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HHV vs. LHV - Learn Kuma 2020 Wood Stoves
You are shopping for a wood stove and you have decided that efficiency is important! You want to get the maximum amount of heat out of every piece of wood that you put into your stove.
If you don’t want to take a deep dive into the math or science behind stove efficiencies and you just want an honest value to compare then just ask to see the HHV (high heat value) efficiency of any stove you are researching.
1. HHV is accurate: The HHV method accurately recognizes that all wood has some moisture in it - this is why HHV efficiency is lower than other methods. 2. HHV is Independently Tested: All stoves are tested by an independent laboratory. These test reports are readily available and average efficiency is usually stated in HHV 3. HHV is used by the EPA: The EPA calls it “overall efficiency” and the values listed in their database are always HHV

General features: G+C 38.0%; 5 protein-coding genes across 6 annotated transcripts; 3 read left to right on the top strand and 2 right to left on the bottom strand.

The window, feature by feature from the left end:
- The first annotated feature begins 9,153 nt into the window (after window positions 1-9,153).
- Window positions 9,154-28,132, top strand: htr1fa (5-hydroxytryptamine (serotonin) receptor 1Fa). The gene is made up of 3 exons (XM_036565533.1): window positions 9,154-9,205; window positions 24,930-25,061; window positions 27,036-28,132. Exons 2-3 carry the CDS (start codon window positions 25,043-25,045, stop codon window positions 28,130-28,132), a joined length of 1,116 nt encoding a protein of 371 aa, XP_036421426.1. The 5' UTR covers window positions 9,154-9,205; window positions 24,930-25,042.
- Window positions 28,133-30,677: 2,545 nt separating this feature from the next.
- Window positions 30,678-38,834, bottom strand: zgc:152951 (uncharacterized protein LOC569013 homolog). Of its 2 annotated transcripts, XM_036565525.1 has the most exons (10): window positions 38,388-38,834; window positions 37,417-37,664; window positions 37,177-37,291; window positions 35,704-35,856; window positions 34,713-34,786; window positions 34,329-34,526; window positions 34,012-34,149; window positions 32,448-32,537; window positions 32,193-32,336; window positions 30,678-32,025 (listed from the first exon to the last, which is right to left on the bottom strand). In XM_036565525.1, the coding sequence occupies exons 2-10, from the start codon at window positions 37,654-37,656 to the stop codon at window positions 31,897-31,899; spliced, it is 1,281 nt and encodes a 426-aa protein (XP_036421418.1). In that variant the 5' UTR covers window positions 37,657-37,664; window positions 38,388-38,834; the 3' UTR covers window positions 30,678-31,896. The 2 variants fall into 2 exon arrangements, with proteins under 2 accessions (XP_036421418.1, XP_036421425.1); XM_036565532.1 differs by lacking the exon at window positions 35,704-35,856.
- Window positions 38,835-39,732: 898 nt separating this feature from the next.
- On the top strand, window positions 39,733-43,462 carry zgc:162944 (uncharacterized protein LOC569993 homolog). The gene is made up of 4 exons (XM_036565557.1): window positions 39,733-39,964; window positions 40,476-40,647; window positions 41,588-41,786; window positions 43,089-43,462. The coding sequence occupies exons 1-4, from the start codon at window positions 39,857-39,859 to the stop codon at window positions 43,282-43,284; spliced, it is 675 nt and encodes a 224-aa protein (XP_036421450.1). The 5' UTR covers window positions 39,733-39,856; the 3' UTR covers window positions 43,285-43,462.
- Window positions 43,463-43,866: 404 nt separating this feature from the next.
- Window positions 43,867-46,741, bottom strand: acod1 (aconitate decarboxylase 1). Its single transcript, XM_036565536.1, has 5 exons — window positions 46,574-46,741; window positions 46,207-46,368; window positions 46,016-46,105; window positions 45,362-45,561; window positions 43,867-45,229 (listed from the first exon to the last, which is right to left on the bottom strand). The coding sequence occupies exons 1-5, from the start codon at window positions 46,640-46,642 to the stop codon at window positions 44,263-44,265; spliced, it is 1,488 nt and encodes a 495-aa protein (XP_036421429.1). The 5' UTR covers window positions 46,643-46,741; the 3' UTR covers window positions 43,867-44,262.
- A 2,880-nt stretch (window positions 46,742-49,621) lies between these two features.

In a nutshell - What is HHV and LHV?
Higher Heat Value: HHV uses all of the heat contained in the wood when calculating efficiency. This is sometimes called the “Gross Value” or the “Higher Value”
Lower Heat Value:LHV uses only some of the heat contained in the wood when calculating efficiency. This is sometimes called the “Net Value” or the “Lower Value”
Is LHV a misleading calculation? Not at all. They are just different, in fact, a wood stove with a great HHV Efficiency will also have a great LHV efficiency. All wood has some moisture in it. All stoves will consume some of the wood’s energy to evaporate that moisture. HHV Efficiency reflects that reality and is just a better representation of how efficient a stove will be in your home.
When Comparing, use the same values, ideally HHV. It is confusing when you have to compare 2 products and one product lists the LHV efficiency and the other product lists the HHV efficiency. Worse yet, some products do not list which method they are showing you so you are left to guess.
Always ask to see the High Heat Value (HHV) efficiency of any appliance that you are researching. This value is published by the US Environmental Protection Agency and is a true representation of how your stove will perform in your home.